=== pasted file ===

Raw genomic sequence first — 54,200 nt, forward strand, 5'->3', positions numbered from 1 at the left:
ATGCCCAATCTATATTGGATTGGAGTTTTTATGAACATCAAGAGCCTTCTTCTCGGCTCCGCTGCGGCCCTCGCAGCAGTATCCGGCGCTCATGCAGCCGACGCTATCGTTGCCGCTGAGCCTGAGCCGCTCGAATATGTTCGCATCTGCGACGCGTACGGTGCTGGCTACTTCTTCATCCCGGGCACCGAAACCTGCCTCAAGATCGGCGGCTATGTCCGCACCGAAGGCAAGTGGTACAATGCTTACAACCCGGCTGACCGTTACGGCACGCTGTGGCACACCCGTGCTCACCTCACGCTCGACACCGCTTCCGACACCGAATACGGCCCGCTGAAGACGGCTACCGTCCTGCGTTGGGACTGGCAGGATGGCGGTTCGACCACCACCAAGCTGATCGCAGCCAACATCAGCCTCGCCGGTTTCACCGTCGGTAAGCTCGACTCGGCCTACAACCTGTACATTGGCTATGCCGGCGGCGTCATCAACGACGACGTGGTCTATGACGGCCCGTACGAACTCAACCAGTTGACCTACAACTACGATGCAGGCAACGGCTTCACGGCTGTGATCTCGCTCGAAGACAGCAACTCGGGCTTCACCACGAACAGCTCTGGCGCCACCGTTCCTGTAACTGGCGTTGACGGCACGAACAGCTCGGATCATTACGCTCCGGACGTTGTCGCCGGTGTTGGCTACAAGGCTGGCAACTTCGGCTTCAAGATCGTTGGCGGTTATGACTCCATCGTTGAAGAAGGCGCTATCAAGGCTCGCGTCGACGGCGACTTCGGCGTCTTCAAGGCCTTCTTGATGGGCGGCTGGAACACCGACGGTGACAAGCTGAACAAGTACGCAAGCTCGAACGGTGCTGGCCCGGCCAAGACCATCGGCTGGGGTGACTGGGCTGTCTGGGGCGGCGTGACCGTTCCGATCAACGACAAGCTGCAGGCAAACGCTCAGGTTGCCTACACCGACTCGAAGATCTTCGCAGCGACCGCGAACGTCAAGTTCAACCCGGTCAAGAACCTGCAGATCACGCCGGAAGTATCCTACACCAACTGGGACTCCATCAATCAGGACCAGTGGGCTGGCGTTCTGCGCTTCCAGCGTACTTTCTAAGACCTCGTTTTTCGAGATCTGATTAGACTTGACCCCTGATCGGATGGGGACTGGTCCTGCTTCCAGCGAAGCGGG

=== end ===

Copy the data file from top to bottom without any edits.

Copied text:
Raw genomic sequence first — 54,200 nt, forward strand, 5'->3', positions numbered from 1 at the left:
ATGCCCAATCTATATTGGATTGGAGTTTTTATGAACATCAAGAGCCTTCTTCTCGGCTCCGCTGCGGCCCTCGCAGCAGTATCCGGCGCTCATGCAGCCGACGCTATCGTTGCCGCTGAGCCTGAGCCGCTCGAATATGTTCGCATCTGCGACGCGTACGGTGCTGGCTACTTCTTCATCCCGGGCACCGAAACCTGCCTCAAGATCGGCGGCTATGTCCGCACCGAAGGCAAGTGGTACAATGCTTACAACCCGGCTGACCGTTACGGCACGCTGTGGCACACCCGTGCTCACCTCACGCTCGACACCGCTTCCGACACCGAATACGGCCCGCTGAAGACGGCTACCGTCCTGCGTTGGGACTGGCAGGATGGCGGTTCGACCACCACCAAGCTGATCGCAGCCAACATCAGCCTCGCCGGTTTCACCGTCGGTAAGCTCGACTCGGCCTACAACCTGTACATTGGCTATGCCGGCGGCGTCATCAACGACGACGTGGTCTATGACGGCCCGTACGAACTCAACCAGTTGACCTACAACTACGATGCAGGCAACGGCTTCACGGCTGTGATCTCGCTCGAAGACAGCAACTCGGGCTTCACCACGAACAGCTCTGGCGCCACCGTTCCTGTAACTGGCGTTGACGGCACGAACAGCTCGGATCATTACGCTCCGGACGTTGTCGCCGGTGTTGGCTACAAGGCTGGCAACTTCGGCTTCAAGATCGTTGGCGGTTATGACTCCATCGTTGAAGAAGGCGCTATCAAGGCTCGCGTCGACGGCGACTTCGGCGTCTTCAAGGCCTTCTTGATGGGCGGCTGGAACACCGACGGTGACAAGCTGAACAAGTACGCAAGCTCGAACGGTGCTGGCCCGGCCAAGACCATCGGCTGGGGTGACTGGGCTGTCTGGGGCGGCGTGACCGTTCCGATCAACGACAAGCTGCAGGCAAACGCTCAGGTTGCCTACACCGACTCGAAGATCTTCGCAGCGACCGCGAACGTCAAGTTCAACCCGGTCAAGAACCTGCAGATCACGCCGGAAGTATCCTACACCAACTGGGACTCCATCAATCAGGACCAGTGGGCTGGCGTTCTGCGCTTCCAGCGTACTTTCTAAGACCTCGTTTTTCGAGATCTGATTAGACTTGACCCCTGATCGGATGGGGACTGGTCCTGCTTCCAGCGAAGCGGG